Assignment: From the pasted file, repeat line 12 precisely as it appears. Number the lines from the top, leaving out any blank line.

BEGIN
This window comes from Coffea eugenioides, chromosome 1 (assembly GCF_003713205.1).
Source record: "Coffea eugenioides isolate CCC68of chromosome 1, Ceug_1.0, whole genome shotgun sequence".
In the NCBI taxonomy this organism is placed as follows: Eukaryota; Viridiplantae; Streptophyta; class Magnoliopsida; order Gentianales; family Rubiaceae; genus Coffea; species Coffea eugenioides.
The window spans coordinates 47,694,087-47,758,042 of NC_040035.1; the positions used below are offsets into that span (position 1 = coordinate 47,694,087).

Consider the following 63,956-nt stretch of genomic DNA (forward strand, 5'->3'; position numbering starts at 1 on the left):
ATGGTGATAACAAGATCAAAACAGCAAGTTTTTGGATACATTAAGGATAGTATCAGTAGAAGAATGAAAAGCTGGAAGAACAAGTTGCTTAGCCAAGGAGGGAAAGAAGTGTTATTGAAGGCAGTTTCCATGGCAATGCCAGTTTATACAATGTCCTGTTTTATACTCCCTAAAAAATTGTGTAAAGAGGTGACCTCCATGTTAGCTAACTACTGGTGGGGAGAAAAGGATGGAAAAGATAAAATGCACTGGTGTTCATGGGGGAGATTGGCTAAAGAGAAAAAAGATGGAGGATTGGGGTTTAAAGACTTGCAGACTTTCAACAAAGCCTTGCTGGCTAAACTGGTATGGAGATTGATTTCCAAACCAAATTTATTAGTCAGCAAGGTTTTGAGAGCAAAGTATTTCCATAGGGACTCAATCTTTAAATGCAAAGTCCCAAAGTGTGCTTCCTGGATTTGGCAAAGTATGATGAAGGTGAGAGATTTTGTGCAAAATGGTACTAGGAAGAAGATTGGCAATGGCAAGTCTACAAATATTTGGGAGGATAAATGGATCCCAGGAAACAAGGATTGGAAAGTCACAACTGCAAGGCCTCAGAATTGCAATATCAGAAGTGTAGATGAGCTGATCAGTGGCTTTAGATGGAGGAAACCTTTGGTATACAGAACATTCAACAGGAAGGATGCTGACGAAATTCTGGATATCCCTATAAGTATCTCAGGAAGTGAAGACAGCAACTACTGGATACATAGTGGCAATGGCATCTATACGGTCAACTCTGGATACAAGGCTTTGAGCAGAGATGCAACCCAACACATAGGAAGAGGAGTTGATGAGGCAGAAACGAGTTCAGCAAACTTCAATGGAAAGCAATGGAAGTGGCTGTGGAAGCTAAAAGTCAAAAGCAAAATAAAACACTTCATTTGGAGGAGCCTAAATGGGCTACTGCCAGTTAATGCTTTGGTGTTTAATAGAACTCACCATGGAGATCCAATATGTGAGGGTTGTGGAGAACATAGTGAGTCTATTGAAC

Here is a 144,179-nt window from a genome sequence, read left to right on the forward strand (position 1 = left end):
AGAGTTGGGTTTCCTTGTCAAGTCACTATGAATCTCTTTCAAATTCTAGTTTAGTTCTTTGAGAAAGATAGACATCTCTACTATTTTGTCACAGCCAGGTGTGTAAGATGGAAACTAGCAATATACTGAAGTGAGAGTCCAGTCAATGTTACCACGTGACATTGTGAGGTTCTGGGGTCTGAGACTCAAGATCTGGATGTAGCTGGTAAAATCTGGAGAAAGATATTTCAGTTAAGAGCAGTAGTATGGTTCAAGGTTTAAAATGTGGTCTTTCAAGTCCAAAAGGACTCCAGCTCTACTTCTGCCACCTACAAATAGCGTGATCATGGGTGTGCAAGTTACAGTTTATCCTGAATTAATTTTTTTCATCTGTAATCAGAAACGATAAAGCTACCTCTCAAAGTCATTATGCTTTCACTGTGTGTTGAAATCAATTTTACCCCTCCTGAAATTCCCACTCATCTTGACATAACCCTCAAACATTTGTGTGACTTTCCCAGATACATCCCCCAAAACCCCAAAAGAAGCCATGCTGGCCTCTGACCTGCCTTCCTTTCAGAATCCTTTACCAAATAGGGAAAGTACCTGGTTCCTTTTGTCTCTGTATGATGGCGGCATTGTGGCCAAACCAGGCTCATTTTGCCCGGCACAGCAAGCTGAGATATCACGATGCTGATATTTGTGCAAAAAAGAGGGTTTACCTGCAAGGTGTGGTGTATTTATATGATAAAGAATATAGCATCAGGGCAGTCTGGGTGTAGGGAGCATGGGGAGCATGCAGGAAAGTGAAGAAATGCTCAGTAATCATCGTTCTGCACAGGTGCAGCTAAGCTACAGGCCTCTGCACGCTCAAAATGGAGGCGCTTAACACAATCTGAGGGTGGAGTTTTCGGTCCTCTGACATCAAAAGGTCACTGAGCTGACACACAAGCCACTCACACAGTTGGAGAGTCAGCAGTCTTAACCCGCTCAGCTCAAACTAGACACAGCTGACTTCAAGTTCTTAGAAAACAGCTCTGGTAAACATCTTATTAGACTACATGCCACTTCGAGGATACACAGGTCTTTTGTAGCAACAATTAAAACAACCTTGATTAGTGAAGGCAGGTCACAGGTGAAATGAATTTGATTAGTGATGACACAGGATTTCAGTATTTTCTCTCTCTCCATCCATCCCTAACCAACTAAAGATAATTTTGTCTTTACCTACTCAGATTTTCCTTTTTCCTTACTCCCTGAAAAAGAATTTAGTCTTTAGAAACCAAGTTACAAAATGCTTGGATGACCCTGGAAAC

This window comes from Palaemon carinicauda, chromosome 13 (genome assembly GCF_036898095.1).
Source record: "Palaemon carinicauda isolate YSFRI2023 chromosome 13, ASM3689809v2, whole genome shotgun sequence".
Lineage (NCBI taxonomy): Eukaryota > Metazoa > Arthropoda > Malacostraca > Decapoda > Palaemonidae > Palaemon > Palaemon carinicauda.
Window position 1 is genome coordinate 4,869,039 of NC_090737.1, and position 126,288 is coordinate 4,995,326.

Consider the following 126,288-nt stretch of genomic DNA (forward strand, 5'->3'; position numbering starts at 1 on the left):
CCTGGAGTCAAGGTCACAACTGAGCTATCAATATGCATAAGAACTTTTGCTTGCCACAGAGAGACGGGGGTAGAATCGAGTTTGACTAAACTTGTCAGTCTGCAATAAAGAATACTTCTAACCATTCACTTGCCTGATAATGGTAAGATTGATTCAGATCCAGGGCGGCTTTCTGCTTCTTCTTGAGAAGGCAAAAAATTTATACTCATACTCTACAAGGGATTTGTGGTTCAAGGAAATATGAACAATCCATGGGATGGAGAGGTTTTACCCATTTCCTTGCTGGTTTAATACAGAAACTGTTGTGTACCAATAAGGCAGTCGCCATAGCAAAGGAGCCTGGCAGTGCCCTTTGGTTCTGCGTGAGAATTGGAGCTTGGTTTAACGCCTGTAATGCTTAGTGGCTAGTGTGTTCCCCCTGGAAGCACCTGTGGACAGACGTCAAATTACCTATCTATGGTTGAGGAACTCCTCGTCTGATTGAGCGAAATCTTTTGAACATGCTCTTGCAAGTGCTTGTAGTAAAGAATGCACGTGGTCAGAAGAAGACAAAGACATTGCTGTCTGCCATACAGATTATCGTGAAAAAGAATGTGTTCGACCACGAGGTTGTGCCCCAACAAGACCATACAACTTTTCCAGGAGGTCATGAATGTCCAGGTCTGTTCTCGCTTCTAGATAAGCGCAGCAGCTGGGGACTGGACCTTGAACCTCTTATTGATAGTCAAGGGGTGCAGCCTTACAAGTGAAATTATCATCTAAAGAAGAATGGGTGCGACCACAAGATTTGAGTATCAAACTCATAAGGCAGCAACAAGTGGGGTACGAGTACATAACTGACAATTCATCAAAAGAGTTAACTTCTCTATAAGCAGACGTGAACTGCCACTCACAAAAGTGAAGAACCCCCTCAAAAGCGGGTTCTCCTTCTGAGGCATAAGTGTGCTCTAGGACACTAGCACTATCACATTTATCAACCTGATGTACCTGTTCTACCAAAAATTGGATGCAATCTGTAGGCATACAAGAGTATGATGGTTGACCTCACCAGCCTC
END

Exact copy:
Window position 1 is genome coordinate 4,869,039 of NC_090737.1, and position 126,288 is coordinate 4,995,326.